To help make up for lost wages, the Federal CARES Act included an additional $600 per week for the unemployed, a benefit the government will provide through the end of July. As restaurants reopen in the limited capacities they can, they are offering former employees some version of their jobs back, because they need the labor and/or because provisions in the PPP require restaurants to do so to exact the maximum benefit for themselves.
But the choice to go back is fraught: Workers can return to a high-risk environment or, by refusing an offer of work, possibly lose unemployment benefits. With some restaurant workers making as much — or more — on unemployment as in their jobs, the threat of losing that money is a real worry.
The key provision of the PPP
allows for loan forgiveness if a given percentage of the money is used to pay employees — in which case, the loan becomes essentially free money for the restaurant.
A caveat in the payroll rule allows for
“loan forgiveness reduction for borrowers who have made a good-faith, written offer to rehire workers that was declined.” In other words, employers must make an honest attempt to hire back their employees. If the employees refuse, that’s not the fault of the business in the PPP’s eyes.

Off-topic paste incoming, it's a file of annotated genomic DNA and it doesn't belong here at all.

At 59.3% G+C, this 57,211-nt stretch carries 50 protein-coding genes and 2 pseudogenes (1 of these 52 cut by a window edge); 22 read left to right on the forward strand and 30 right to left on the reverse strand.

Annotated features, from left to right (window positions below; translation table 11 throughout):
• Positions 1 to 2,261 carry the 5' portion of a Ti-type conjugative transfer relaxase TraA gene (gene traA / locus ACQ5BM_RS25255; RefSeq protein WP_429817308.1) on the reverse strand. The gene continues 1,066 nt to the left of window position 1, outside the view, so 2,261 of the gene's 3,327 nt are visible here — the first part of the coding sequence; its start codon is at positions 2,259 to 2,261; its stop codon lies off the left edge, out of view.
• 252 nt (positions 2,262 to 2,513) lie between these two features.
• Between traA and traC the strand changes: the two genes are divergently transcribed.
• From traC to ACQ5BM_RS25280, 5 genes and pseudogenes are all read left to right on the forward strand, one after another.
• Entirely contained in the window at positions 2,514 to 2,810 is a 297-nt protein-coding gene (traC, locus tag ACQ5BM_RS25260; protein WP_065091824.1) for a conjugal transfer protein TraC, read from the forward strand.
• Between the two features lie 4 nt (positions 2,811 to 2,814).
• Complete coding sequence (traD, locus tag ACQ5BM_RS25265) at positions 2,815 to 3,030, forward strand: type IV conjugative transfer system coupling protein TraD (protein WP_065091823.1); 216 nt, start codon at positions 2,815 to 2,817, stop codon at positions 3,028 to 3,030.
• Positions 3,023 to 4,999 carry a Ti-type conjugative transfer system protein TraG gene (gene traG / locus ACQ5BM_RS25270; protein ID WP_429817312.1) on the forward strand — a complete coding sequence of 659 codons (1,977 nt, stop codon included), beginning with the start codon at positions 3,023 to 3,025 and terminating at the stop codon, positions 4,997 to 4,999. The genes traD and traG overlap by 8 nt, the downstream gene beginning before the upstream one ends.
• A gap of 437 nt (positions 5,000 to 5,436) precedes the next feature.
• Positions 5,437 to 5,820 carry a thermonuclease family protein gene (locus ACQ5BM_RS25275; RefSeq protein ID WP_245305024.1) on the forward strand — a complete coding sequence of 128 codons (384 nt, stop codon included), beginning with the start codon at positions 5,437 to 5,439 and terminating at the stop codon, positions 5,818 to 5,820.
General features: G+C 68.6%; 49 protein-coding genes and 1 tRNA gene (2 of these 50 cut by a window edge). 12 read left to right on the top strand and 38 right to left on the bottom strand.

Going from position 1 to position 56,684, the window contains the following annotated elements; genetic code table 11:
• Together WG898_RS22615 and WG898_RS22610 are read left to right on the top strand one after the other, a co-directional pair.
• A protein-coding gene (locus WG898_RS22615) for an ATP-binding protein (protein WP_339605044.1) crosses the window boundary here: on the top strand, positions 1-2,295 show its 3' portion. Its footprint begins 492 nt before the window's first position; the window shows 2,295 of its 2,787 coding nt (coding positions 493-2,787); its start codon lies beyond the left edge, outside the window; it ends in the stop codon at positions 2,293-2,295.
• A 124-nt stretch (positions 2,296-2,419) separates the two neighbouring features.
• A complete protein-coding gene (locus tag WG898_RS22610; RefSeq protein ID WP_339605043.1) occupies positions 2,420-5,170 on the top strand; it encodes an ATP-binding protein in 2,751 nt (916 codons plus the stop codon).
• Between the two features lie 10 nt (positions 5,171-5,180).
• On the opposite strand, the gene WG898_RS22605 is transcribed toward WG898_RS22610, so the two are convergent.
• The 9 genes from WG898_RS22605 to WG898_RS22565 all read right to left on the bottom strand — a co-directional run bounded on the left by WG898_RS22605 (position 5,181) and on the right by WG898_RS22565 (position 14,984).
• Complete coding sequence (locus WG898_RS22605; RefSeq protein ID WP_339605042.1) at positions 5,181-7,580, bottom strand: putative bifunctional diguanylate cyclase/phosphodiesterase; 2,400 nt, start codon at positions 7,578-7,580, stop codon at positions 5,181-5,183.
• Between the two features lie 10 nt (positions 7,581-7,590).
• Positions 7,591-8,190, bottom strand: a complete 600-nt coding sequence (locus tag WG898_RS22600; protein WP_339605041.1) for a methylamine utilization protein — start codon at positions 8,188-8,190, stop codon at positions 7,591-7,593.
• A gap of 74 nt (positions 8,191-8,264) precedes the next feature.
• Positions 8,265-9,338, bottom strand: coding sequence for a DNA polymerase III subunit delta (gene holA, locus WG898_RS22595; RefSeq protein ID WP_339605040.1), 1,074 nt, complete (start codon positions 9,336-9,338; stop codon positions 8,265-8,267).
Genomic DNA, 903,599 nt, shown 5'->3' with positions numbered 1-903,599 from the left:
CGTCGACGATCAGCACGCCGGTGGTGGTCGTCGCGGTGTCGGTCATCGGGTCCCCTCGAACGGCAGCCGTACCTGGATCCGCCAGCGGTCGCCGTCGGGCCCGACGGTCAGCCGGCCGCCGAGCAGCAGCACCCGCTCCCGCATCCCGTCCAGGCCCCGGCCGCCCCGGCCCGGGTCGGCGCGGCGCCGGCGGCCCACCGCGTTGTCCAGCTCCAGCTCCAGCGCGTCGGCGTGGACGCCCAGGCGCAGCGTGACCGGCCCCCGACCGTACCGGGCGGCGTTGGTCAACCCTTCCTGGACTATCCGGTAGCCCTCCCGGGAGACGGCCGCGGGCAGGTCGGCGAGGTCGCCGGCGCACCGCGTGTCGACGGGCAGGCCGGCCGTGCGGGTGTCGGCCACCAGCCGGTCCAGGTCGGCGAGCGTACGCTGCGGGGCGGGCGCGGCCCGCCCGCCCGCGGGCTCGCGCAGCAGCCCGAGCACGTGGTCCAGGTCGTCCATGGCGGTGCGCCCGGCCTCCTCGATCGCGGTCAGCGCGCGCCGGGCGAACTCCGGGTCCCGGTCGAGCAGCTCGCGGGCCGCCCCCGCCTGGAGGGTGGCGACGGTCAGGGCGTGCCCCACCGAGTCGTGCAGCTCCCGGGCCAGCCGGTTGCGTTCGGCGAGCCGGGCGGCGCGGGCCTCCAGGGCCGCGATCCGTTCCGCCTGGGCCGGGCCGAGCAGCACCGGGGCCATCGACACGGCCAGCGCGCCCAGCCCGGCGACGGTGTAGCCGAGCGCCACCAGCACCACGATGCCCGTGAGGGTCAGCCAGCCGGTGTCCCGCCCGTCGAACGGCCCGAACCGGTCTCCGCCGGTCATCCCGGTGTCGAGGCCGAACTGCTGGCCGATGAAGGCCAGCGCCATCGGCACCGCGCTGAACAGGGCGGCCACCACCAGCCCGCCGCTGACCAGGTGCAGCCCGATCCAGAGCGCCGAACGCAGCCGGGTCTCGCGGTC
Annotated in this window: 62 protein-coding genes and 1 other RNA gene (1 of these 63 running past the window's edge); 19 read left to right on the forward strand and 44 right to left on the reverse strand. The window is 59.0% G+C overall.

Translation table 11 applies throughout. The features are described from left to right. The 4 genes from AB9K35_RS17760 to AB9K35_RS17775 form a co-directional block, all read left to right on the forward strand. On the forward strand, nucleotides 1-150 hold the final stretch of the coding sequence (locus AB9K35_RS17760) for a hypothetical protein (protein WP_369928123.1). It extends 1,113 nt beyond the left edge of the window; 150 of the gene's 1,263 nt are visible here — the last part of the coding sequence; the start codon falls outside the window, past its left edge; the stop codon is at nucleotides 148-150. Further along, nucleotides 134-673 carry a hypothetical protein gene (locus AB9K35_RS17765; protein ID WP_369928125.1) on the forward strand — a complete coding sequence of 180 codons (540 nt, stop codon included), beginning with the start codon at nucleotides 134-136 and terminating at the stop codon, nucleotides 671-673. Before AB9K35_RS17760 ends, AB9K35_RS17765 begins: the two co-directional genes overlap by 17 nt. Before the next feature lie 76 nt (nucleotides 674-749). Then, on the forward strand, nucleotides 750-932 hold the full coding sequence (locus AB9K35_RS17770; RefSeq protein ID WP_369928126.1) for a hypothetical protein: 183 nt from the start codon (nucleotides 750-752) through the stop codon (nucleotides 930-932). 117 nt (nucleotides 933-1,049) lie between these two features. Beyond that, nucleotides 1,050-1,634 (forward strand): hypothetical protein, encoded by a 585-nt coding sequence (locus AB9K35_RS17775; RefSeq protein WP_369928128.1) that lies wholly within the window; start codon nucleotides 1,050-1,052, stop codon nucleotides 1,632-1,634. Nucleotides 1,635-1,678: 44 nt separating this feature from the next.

For Galvez, the motive to offer seemingly unsuitable jobs is apparent: “It’s a win-win for them. They get to clean house and keep a portion of the loan,” he said.
“What’s troubling about it is, they knew they were putting us in a position to say no,” said a former server who did not want to be identified for fear of losing other employment opportunities.
“Even if we were to say yes, we’d have to sign that job description,” she said. “They could say, a week from now, ‘You’re not doing the job very well. You don’t seem to have the qualifications you said you had.’”
Days after being asked to step into a role in which she had no experience, she said Yamashiro sent her a letter stating she had turned down the job — a step it would need to complete to prove it had made a good-faith offer.
Former Yamashiro bartender Aaron Polsky said that six days after getting a maintenance job offer, he also received an email noting that his turning it down “may impact state unemployment benefits.” He called the company “unprofessional and uncompassionate.”
“Absent good cause, refusing to return to work in many cases will disqualify you from collecting unemployment,” said Emanuel Shirazi, owner of Shirazi Law Firm. Exceptions could be made if, for example, the job was unsafe. “The devil’s in the details — what is ‘unsafe?’” Shirazi said. He said California’s Employment Development Department likely would look at whether the restaurant was in compliance with state and local guidelines.
But for Yamashiro employees, that’s little consolation. “I have to accept something completely unsuitable, or I have to decline it and take up an appeal with the EDD,” said one hostess, who did not want to be identified for fear of retribution from the company.
Yamashiro’s Mills, who sent out the maintenance job offers, did not respond to a request for comment.
The entire experience has left Gerstein feeling worried and disillusioned with the industry. “Restaurant work feels so unstable,” she said. And above all, she feels a great sense of disappointment. “It’s really heartbreaking I won’t be able to be in that beautiful building.
“I would have been back there in a heartbeat,” she said. “I really loved this job.”